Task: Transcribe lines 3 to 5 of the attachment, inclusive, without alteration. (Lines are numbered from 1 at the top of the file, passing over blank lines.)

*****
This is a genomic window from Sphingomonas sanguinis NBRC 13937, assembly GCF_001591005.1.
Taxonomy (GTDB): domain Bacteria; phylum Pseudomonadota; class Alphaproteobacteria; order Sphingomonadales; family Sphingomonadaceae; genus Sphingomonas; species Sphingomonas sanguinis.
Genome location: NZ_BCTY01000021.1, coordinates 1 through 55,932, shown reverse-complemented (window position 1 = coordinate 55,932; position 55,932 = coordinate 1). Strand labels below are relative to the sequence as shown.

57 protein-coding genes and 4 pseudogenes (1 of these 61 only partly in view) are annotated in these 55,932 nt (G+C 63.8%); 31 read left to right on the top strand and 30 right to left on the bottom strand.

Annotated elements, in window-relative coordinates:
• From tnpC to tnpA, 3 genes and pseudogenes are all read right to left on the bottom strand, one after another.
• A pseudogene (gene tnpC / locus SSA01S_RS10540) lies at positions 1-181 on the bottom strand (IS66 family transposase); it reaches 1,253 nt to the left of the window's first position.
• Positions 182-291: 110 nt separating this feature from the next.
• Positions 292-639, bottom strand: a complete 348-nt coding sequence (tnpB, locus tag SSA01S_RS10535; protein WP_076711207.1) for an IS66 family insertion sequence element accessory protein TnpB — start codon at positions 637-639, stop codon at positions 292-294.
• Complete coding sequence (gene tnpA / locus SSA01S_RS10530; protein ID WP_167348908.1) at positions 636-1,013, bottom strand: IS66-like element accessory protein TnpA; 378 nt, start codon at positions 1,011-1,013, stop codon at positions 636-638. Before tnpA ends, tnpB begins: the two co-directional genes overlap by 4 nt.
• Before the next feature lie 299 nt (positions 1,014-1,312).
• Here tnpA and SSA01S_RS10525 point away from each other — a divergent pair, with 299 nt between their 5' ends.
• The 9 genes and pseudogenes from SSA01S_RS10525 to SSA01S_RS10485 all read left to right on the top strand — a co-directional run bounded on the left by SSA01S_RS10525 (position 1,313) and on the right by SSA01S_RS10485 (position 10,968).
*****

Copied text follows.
Genome location: NZ_BCTY01000021.1, coordinates 1 through 55,932, shown reverse-complemented (window position 1 = coordinate 55,932; position 55,932 = coordinate 1). Strand labels below are relative to the sequence as shown.

57 protein-coding genes and 4 pseudogenes (1 of these 61 only partly in view) are annotated in these 55,932 nt (G+C 63.8%); 31 read left to right on the top strand and 30 right to left on the bottom strand.

Annotated elements, in window-relative coordinates: